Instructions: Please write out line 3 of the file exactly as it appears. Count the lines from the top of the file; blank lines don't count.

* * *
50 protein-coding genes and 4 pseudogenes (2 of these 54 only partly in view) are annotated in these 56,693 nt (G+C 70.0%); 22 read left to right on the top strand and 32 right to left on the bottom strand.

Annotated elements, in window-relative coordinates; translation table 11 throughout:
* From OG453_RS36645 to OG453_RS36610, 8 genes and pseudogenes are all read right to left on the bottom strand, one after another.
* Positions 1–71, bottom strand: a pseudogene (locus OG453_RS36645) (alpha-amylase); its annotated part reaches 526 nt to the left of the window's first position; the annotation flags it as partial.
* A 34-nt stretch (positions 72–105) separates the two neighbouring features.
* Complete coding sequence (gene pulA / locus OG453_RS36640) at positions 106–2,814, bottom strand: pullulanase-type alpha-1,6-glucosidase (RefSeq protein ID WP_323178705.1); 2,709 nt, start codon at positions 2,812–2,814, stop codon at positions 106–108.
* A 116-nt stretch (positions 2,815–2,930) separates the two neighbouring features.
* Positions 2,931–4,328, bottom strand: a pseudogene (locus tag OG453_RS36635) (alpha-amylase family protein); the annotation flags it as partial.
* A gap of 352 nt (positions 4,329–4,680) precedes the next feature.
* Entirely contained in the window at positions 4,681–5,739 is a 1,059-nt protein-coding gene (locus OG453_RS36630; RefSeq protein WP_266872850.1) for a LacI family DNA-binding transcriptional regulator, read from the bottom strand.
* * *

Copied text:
* From OG453_RS36645 to OG453_RS36610, 8 genes and pseudogenes are all read right to left on the bottom strand, one after another.